By Jodi Nelson and Anne Peterson
You’ve already put a lot of work into identifying the facility needs and associated costs in your school district, and the community survey is complete. All that time and effort has translated into a facility referendum. Now the challenge is to educate your voters on the importance of the project so they feel right checking “Yes” in the voting booth.
Communication is the key: You want to build trust and be open about your needs, your plans and strategies, and what it will cost. We’ve found there are a few effective methods that make the most impact on the community:
1. Informational Mailers
Informational mailer developed by the School District of River Falls.
Often the first step in getting the word out, these mailers provide a quick and easy-to-digest synopsis of the needs of a school or community and how the proposed changes will help address those needs.
2. Project Scope Boards
These boards include large floorplans and site plans depicting the proposed renovation and/or expansion. Displayed at the facility and used at public forums, such boards help community members to review the scope of work proposed for their schools.
3. Renderings/Before-and-After Images
Presenting an existing photograph along with a 3D rendering of the reimagined space builds excitement by showing the public how an underused space can be transformed.
Productions combining images of existing facilities with personal interviews from principals and staff are a great way to educate your voters on the current needs and conditions.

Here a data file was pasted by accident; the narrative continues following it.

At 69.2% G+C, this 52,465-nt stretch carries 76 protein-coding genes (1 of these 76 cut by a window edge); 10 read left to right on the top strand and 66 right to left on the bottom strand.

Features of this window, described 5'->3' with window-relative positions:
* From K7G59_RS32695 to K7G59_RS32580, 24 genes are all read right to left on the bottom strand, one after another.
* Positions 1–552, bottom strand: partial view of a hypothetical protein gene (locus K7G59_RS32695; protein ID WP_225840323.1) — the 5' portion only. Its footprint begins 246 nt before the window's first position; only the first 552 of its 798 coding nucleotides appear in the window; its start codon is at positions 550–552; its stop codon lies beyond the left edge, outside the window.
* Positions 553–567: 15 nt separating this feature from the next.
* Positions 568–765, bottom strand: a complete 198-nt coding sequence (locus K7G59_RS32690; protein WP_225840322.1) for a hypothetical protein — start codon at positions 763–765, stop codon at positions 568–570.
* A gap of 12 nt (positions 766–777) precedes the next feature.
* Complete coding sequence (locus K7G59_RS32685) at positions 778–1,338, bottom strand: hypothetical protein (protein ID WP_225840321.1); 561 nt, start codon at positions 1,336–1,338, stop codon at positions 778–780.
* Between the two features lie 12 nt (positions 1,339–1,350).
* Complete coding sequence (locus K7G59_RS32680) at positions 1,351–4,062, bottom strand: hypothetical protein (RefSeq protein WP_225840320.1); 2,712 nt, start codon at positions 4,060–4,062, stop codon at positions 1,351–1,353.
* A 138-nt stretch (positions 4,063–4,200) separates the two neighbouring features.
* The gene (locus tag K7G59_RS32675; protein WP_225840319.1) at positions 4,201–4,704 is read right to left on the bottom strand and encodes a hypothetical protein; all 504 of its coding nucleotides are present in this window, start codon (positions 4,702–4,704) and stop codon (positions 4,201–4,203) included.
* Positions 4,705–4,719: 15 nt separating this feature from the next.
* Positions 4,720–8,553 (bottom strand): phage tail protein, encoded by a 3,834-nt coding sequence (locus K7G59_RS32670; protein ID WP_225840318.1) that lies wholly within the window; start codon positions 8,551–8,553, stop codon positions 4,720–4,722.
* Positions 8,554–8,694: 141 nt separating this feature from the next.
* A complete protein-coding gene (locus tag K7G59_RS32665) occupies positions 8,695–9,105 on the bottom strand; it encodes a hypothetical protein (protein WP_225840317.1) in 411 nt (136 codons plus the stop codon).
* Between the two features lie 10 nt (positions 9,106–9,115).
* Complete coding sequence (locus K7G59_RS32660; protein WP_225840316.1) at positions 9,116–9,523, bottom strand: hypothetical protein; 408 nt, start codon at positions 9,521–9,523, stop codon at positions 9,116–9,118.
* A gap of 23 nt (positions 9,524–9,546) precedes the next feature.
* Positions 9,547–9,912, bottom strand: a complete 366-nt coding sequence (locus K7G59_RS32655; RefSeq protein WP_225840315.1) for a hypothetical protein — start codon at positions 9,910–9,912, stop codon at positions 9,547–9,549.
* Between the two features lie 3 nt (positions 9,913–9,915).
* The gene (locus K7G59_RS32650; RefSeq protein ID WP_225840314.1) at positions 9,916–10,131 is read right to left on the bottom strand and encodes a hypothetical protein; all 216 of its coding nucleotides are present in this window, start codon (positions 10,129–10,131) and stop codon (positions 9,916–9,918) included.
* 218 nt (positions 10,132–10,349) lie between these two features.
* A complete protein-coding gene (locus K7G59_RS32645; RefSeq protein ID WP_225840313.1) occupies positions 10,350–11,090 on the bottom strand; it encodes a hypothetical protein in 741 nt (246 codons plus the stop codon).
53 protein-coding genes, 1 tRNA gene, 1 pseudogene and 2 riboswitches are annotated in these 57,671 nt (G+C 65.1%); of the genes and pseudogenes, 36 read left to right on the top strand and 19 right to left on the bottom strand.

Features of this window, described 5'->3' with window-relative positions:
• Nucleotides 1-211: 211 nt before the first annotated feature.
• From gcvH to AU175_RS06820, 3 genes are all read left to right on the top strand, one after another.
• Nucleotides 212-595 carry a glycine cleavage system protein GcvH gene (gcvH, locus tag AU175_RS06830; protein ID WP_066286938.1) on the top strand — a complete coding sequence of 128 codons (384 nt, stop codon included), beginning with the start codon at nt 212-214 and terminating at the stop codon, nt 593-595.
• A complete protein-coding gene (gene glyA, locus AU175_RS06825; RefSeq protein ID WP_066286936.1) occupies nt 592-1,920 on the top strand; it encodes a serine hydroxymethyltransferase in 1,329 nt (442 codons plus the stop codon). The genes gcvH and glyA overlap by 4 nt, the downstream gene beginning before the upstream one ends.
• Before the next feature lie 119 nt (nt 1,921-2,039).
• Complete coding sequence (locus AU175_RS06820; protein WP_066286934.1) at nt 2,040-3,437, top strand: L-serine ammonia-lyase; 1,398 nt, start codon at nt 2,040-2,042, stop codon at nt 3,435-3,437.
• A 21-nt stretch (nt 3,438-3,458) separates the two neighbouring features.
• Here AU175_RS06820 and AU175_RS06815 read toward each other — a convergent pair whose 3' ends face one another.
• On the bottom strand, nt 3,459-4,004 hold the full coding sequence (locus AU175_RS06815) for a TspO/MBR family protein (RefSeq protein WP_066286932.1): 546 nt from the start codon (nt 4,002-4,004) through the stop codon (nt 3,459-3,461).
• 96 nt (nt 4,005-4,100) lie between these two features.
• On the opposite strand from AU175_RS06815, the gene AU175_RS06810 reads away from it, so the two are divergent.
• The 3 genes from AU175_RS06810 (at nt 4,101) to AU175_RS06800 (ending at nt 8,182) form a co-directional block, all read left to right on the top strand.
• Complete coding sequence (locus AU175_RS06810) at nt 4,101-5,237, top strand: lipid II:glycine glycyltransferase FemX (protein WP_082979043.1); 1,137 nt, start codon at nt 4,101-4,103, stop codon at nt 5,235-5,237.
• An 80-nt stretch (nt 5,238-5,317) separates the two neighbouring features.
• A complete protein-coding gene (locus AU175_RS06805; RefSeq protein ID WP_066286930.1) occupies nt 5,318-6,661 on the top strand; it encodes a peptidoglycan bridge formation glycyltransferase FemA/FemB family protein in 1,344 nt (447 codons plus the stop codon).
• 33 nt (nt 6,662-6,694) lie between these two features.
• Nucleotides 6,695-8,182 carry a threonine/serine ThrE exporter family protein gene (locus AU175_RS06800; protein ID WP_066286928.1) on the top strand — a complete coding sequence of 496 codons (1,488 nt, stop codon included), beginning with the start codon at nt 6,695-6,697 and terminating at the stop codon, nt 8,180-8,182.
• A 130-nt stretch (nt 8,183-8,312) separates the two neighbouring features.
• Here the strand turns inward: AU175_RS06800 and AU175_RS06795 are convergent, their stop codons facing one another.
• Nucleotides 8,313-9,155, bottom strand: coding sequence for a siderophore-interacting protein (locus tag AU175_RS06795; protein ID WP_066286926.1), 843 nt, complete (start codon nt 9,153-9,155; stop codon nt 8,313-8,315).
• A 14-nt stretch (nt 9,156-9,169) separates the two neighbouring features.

All of these methods do well on social media but are most effective in a public forum setting. Holding these meetings allows community members to see them all at once and ask questions. Be sure to have your architect and/or planners on hand to answer questions about design and cost.
These techniques helped inform River Falls voters, who approved the referendum on April 3.
Jodi Nelson has extensive experience in managing K-12 education, government, and municipal projects, as well as guiding designs for large-scale projects toward compliance with state guidelines and design standards. Jodi has years of experience preparing presentation materials and presenting design updates at client meetings. Anne Peterson has over 20 years of experience in all facets of interior design. She has a strong knowledge of codes and construction and an excellent ability to conceptualize interior detailing. Whether she is designing a learning institution, healing environment, workplace, or living accommodations, her goal is to provide a comfortable, safe, timeless, and flexible space for the end user.